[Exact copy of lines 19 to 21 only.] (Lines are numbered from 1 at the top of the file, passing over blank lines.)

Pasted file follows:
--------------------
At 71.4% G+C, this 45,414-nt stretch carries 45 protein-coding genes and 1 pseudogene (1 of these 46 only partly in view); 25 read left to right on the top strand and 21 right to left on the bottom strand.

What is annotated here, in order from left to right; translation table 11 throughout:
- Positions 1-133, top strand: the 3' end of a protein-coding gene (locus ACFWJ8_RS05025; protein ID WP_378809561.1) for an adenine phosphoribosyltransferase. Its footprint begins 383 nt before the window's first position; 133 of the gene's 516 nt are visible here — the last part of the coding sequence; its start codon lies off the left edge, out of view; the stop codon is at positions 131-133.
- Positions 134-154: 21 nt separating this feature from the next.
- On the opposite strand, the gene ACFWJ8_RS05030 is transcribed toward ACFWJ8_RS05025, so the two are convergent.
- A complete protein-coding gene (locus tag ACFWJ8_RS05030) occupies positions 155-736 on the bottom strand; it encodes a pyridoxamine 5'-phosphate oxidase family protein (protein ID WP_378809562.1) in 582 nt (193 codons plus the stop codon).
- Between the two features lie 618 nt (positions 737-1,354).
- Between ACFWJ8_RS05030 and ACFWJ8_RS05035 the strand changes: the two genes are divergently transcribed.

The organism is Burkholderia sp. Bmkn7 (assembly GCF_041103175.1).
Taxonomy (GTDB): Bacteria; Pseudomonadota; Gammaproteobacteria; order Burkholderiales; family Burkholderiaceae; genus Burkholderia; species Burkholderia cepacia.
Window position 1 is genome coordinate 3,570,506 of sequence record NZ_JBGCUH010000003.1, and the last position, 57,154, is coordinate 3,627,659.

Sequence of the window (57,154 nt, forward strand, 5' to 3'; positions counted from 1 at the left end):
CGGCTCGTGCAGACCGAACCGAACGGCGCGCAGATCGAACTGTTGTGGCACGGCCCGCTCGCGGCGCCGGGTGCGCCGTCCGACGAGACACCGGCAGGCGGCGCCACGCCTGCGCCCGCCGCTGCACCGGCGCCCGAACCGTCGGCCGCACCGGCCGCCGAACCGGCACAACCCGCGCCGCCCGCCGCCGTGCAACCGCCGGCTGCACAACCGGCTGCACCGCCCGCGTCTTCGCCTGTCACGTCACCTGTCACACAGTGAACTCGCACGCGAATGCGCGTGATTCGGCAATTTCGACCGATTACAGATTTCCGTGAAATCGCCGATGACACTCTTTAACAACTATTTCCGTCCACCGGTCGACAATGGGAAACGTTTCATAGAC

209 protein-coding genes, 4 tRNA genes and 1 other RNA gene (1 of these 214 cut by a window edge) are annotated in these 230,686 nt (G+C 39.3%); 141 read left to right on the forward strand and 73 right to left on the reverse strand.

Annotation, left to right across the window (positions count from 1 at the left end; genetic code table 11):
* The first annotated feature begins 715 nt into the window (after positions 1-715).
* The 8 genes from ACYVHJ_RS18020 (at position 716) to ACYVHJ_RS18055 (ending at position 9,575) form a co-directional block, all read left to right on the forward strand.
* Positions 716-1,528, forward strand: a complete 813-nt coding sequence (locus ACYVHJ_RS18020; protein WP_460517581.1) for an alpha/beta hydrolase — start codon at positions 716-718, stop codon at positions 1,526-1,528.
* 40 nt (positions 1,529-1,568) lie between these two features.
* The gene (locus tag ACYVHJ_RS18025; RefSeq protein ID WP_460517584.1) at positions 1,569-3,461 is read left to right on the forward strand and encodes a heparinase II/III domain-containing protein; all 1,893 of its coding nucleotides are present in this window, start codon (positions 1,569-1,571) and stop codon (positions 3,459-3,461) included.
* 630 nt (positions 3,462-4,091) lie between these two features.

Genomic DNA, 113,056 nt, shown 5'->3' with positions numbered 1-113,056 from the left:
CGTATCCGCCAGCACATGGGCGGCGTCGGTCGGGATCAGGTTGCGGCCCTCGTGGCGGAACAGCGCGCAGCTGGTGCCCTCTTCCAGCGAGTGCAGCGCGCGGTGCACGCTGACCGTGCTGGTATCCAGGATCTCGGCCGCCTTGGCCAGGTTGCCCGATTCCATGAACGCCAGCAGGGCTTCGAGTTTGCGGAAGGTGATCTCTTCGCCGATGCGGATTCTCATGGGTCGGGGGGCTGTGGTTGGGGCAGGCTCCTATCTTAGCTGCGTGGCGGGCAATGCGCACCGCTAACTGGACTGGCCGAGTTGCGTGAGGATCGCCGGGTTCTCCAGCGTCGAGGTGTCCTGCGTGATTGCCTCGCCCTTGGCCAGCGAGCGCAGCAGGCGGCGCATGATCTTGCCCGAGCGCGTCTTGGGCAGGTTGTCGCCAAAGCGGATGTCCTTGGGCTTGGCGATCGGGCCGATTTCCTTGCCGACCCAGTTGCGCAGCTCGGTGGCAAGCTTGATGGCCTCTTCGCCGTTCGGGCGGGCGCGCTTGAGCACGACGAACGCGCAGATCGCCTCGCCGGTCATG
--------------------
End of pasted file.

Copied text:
* 40 nt (positions 1,529-1,568) lie between these two features.
* The gene (locus tag ACYVHJ_RS18025; RefSeq protein ID WP_460517584.1) at positions 1,569-3,461 is read left to right on the forward strand and encodes a heparinase II/III domain-containing protein; all 1,893 of its coding nucleotides are present in this window, start codon (positions 1,569-1,571) and stop codon (positions 3,459-3,461) included.
* 630 nt (positions 3,462-4,091) lie between these two features.